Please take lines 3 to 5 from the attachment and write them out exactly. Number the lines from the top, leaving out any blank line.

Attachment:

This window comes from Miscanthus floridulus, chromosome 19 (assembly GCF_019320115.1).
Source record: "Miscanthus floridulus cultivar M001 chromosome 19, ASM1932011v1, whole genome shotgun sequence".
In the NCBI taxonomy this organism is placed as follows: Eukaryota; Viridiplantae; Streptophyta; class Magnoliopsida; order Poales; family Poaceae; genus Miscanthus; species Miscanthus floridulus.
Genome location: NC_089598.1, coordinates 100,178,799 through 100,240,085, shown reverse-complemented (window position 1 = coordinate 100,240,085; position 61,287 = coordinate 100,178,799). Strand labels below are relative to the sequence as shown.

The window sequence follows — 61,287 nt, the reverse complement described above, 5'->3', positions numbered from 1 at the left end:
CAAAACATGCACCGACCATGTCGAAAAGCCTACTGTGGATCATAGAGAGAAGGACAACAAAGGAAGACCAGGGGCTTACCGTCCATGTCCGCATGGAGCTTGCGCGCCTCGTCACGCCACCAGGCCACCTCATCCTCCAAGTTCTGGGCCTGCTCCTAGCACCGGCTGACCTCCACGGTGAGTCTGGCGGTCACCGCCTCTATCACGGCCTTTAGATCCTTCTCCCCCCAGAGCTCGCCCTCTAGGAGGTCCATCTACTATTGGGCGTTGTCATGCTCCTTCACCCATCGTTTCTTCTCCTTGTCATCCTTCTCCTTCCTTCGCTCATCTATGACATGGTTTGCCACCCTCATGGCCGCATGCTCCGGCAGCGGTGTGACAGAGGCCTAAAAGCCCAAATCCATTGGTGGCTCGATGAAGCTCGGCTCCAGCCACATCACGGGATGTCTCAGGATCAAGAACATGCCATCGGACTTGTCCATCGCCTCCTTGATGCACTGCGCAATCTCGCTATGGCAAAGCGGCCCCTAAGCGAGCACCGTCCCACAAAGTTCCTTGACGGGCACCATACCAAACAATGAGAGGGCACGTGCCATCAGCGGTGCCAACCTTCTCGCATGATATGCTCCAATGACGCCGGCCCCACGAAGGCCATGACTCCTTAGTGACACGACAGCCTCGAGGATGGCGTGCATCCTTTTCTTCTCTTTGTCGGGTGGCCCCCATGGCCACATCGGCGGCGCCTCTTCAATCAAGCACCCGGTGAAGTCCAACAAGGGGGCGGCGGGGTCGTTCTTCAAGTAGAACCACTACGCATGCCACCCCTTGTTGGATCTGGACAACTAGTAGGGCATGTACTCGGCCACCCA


In the NCBI taxonomy this organism is placed as follows: Eukaryota; Viridiplantae; Streptophyta; class Magnoliopsida; order Poales; family Poaceae; genus Miscanthus; species Miscanthus floridulus.
Genome location: NC_089598.1, coordinates 100,178,799 through 100,240,085, shown reverse-complemented (window position 1 = coordinate 100,240,085; position 61,287 = coordinate 100,178,799). Strand labels below are relative to the sequence as shown.

The window sequence follows — 61,287 nt, the reverse complement described above, 5'->3', positions numbered from 1 at the left end: